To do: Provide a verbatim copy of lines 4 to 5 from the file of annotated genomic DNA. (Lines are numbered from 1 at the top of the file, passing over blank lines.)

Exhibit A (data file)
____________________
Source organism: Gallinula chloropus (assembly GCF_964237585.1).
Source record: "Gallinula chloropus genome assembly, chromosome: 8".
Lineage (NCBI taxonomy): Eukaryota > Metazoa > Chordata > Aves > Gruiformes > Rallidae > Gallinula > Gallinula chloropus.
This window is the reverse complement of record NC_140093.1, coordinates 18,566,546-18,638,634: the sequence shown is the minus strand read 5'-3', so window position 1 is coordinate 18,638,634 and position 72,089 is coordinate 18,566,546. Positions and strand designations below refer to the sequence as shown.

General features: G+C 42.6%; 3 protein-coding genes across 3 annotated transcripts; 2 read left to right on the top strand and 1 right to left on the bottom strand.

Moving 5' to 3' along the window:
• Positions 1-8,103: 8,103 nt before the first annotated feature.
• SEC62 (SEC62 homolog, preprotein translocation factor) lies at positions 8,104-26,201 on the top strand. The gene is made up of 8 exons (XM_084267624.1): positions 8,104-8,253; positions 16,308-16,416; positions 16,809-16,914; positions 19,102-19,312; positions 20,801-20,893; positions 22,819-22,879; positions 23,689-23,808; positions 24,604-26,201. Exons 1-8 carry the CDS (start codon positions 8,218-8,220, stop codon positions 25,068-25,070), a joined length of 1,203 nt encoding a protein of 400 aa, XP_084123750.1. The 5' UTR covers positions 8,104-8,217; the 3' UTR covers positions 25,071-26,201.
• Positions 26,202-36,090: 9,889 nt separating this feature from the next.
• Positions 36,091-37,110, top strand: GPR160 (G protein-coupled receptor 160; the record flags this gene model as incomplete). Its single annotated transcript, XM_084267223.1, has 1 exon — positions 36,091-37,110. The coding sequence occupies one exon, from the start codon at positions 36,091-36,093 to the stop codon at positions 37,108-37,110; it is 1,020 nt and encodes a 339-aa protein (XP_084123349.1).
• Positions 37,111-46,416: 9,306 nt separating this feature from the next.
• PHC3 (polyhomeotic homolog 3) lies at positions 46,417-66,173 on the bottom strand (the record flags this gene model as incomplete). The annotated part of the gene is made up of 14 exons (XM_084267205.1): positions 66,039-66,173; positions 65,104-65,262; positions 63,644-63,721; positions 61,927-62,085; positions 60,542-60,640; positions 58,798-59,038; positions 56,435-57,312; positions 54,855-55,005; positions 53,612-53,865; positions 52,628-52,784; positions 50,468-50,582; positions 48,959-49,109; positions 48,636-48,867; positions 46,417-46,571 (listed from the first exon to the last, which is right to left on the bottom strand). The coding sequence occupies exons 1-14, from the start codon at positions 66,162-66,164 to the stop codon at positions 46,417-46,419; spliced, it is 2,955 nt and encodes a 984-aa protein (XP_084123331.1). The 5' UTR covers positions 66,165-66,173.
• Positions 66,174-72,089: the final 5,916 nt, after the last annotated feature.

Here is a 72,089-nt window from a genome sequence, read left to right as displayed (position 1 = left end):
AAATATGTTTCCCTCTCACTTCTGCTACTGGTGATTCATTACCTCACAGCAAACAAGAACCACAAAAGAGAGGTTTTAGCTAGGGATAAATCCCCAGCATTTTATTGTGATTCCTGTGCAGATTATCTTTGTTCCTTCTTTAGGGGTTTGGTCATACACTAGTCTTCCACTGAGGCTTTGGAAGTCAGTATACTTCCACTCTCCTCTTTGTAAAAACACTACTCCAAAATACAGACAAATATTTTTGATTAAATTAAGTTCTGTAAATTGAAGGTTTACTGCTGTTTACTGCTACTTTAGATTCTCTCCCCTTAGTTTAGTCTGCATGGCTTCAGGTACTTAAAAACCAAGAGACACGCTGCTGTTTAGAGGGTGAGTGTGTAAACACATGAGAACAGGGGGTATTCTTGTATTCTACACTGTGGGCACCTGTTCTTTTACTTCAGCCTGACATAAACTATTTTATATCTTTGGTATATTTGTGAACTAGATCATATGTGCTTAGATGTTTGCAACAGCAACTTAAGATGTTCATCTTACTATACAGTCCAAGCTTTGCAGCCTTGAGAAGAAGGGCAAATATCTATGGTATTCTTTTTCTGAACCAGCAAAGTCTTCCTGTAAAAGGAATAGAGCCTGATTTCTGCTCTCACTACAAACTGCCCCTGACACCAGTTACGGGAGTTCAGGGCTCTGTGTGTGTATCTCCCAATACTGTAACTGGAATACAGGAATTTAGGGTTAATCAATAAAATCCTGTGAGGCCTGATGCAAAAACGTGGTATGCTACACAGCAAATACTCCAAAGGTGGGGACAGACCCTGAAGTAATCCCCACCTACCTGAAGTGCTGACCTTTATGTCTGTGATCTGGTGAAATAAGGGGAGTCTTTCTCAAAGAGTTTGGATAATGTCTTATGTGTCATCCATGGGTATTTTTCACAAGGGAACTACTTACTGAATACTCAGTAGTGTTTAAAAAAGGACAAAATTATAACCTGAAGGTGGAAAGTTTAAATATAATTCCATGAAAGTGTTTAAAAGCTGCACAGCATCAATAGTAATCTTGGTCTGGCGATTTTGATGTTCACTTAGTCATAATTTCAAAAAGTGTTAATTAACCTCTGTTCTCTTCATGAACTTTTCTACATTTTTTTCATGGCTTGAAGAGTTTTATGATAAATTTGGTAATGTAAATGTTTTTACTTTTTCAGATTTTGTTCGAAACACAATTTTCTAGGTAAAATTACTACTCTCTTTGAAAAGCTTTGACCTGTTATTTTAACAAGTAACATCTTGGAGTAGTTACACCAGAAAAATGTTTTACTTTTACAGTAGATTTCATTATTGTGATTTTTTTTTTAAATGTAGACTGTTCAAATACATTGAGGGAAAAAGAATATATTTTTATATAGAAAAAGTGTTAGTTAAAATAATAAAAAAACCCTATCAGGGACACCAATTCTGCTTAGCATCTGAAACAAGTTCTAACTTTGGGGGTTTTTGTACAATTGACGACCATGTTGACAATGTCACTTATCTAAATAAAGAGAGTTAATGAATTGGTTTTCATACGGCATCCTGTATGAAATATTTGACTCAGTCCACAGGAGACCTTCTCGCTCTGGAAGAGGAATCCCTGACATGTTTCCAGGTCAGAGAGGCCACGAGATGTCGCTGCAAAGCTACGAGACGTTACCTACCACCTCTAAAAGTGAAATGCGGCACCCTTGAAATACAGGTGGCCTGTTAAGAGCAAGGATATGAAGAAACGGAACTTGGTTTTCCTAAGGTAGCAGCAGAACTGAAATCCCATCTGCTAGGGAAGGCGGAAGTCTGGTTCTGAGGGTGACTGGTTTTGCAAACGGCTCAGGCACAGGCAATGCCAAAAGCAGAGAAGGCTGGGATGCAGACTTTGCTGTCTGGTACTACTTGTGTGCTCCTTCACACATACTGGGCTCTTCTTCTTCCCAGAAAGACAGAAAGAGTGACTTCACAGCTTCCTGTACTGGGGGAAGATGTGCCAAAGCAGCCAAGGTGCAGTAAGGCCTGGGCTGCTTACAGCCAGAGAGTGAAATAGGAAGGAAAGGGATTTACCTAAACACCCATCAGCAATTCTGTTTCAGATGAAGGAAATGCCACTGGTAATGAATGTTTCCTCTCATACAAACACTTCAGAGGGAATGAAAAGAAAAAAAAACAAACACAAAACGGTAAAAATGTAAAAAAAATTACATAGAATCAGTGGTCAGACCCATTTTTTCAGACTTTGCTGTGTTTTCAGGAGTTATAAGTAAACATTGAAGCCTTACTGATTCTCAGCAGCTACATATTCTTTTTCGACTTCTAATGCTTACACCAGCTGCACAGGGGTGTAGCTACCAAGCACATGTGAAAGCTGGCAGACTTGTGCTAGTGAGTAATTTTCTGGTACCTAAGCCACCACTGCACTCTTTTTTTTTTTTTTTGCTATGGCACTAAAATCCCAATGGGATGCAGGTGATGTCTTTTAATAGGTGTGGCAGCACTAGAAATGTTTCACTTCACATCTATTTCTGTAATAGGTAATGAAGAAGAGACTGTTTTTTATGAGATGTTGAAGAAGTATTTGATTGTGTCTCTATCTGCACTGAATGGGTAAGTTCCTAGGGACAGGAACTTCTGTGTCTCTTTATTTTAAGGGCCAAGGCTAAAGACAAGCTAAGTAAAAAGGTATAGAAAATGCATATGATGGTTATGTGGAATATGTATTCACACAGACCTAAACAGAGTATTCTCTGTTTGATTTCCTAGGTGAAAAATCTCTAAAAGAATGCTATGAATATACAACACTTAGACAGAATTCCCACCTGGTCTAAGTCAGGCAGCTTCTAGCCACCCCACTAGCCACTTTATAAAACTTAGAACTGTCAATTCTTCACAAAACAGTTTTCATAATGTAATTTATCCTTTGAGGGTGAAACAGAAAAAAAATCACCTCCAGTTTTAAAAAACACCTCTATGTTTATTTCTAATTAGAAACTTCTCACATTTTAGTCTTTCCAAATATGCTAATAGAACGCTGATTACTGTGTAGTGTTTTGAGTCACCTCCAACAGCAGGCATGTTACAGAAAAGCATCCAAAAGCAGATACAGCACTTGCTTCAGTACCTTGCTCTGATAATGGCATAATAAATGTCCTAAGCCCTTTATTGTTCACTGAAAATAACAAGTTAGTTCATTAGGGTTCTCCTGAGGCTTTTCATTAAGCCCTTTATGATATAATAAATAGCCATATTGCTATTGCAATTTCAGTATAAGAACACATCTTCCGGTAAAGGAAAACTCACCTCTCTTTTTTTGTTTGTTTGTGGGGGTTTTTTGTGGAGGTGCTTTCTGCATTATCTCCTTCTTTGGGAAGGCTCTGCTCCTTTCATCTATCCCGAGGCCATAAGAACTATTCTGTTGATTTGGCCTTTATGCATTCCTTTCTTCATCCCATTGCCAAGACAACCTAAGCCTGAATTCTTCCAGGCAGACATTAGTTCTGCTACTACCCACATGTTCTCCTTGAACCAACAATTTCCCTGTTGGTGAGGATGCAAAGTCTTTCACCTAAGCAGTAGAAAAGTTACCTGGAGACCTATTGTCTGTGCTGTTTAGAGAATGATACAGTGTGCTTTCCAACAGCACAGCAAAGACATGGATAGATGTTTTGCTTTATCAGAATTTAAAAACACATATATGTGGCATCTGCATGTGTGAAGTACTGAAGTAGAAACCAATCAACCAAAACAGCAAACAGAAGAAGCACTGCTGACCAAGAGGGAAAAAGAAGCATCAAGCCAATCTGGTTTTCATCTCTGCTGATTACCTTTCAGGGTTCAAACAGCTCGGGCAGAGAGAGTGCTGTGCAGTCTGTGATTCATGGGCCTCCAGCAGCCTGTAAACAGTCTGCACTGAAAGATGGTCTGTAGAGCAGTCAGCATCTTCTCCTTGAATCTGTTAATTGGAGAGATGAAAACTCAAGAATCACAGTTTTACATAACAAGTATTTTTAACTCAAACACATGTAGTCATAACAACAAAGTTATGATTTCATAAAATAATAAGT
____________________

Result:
This window is the reverse complement of record NC_140093.1, coordinates 18,566,546-18,638,634: the sequence shown is the minus strand read 5'-3', so window position 1 is coordinate 18,638,634 and position 72,089 is coordinate 18,566,546. Positions and strand designations below refer to the sequence as shown.

General features: G+C 42.6%; 3 protein-coding genes across 3 annotated transcripts; 2 read left to right on the top strand and 1 right to left on the bottom strand.